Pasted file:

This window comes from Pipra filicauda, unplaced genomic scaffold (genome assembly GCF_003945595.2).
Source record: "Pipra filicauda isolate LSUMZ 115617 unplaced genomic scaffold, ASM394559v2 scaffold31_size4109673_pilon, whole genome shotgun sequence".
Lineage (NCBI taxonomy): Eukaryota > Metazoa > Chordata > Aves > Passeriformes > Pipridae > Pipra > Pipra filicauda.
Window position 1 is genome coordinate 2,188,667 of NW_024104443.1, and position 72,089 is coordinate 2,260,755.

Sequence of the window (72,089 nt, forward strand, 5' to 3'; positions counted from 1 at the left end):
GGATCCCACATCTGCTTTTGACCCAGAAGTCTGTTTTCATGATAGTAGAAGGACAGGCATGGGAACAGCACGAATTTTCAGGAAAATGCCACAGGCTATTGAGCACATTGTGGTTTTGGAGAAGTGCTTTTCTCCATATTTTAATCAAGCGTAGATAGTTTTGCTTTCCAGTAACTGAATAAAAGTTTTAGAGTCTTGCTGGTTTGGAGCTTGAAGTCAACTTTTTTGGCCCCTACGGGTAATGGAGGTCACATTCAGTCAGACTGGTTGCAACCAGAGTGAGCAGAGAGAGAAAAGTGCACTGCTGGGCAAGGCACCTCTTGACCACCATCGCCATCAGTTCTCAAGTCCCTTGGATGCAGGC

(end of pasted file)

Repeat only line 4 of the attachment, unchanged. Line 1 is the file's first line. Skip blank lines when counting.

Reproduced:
Window position 1 is genome coordinate 2,188,667 of NW_024104443.1, and position 72,089 is coordinate 2,260,755.